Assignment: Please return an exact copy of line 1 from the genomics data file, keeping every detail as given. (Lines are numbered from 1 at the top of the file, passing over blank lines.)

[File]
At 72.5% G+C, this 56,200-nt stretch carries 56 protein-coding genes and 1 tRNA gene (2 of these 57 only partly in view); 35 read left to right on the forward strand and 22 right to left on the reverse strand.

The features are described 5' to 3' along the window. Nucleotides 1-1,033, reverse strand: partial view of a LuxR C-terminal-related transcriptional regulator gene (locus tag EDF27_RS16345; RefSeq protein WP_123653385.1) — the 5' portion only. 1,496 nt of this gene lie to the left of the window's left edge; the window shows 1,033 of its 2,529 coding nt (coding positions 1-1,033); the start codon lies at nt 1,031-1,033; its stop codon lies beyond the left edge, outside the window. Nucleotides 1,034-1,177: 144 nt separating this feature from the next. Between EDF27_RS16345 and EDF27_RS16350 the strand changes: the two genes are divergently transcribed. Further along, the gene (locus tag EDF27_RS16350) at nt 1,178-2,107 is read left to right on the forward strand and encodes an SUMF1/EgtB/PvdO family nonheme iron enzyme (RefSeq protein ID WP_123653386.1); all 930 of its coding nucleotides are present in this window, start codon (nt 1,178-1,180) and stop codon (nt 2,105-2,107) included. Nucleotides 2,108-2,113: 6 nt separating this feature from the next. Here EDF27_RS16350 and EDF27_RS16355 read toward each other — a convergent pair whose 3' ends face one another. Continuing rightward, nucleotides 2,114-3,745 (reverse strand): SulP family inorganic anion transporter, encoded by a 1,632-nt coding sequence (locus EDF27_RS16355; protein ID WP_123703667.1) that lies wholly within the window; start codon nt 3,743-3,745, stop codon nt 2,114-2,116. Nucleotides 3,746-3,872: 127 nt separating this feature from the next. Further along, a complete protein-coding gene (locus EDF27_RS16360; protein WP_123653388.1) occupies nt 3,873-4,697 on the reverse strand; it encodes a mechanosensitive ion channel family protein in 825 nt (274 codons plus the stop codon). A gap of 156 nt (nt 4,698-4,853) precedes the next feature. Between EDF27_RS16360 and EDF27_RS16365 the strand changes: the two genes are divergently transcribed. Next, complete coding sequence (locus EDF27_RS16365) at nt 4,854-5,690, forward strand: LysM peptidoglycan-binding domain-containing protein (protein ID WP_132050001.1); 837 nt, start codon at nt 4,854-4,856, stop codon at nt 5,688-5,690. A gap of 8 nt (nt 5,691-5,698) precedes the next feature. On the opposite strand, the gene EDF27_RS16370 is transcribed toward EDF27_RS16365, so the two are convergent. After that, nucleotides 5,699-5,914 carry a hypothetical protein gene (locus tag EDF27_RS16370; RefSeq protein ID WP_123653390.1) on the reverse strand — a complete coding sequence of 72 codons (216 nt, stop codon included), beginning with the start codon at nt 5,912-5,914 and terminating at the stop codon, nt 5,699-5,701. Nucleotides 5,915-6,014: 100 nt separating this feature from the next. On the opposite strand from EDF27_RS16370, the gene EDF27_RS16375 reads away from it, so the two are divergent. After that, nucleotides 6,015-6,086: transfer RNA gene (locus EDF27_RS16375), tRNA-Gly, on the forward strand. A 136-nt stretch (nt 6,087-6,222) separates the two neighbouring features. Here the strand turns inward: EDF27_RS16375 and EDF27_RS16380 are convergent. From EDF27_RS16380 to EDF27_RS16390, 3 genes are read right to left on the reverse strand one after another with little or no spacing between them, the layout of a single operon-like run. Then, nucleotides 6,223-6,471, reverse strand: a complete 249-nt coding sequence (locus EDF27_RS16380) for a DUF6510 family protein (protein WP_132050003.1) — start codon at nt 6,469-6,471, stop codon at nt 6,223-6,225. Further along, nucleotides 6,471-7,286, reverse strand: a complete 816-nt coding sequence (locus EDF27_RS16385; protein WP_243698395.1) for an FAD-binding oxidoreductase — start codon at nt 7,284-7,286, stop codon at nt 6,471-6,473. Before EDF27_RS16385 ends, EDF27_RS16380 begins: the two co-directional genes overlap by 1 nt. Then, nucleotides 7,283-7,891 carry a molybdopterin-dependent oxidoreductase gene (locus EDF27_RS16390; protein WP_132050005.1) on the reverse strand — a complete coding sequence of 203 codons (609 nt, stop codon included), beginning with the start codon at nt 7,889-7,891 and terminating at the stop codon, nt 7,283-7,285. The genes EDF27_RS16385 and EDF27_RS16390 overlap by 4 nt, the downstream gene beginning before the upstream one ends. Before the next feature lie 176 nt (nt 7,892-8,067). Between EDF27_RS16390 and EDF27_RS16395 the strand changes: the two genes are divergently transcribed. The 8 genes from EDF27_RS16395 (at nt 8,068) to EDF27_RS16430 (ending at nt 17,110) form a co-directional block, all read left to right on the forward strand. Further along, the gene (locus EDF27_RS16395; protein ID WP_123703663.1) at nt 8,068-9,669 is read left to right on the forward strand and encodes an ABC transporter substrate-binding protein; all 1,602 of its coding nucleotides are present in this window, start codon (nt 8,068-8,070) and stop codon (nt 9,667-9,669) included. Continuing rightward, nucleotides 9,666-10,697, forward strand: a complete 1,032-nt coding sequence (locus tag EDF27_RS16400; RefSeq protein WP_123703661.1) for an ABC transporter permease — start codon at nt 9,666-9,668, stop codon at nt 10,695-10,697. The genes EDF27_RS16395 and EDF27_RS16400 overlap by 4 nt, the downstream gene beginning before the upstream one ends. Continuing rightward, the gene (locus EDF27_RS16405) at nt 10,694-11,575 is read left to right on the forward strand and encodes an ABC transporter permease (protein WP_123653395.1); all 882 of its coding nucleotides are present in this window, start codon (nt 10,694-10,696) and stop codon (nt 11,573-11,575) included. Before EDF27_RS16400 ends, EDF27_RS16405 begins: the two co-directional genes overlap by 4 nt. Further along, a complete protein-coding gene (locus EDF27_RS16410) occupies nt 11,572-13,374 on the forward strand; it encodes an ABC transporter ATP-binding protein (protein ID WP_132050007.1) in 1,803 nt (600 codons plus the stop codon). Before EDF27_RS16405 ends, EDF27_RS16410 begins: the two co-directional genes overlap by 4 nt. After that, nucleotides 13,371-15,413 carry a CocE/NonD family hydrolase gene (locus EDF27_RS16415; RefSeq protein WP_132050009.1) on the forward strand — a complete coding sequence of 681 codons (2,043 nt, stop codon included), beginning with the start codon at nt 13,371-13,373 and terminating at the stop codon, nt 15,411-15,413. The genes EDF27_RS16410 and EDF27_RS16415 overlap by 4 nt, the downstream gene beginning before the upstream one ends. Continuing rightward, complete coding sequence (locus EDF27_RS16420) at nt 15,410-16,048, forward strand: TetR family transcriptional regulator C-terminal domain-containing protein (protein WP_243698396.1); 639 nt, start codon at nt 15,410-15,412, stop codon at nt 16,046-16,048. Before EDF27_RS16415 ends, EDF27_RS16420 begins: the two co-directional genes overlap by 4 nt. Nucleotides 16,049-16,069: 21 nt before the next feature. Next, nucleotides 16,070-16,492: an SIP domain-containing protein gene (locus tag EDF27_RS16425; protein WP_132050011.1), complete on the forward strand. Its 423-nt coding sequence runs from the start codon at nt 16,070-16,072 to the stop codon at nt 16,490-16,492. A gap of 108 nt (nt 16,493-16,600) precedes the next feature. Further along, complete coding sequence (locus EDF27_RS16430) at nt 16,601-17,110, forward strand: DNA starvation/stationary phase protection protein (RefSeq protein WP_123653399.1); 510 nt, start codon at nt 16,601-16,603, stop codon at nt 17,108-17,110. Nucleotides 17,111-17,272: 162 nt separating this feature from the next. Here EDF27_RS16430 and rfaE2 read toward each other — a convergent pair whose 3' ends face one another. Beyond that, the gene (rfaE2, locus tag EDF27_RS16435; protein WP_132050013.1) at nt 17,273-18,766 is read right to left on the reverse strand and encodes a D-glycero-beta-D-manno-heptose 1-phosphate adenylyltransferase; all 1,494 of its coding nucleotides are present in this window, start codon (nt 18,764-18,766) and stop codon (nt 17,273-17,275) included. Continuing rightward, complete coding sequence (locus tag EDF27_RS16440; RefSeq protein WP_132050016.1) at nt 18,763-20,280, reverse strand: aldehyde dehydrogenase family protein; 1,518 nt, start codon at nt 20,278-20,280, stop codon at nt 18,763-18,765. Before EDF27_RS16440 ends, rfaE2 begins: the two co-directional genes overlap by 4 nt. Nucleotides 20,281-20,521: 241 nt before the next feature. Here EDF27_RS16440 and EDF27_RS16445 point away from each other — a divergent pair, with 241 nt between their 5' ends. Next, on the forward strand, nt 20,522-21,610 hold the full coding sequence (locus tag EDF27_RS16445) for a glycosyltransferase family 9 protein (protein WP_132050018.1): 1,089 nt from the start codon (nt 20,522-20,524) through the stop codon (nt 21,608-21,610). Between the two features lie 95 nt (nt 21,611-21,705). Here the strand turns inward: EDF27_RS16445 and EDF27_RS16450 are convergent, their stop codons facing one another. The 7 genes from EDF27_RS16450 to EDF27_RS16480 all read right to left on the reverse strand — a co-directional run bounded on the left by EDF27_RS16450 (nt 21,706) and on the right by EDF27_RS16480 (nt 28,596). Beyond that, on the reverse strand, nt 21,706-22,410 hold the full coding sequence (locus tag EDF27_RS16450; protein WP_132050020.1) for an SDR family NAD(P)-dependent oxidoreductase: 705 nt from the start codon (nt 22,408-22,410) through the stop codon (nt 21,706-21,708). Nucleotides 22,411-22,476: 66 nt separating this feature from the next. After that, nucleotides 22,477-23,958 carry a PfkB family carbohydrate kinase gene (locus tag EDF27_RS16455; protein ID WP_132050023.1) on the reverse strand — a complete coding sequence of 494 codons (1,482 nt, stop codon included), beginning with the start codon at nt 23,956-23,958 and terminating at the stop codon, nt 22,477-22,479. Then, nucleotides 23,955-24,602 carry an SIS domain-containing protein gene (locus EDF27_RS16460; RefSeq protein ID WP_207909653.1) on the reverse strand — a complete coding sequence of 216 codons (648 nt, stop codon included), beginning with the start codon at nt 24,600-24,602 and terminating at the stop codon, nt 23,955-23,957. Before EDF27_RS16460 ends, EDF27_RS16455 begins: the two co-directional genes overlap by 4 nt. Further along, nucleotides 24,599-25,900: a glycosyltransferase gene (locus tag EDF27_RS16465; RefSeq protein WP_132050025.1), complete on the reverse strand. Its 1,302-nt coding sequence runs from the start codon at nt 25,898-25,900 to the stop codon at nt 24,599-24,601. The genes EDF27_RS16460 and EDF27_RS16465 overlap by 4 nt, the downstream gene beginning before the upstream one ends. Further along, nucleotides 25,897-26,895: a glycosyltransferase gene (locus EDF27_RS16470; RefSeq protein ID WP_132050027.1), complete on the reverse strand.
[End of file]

At 72.5% G+C, this 56,200-nt stretch carries 56 protein-coding genes and 1 tRNA gene (2 of these 57 only partly in view); 35 read left to right on the forward strand and 22 right to left on the reverse strand.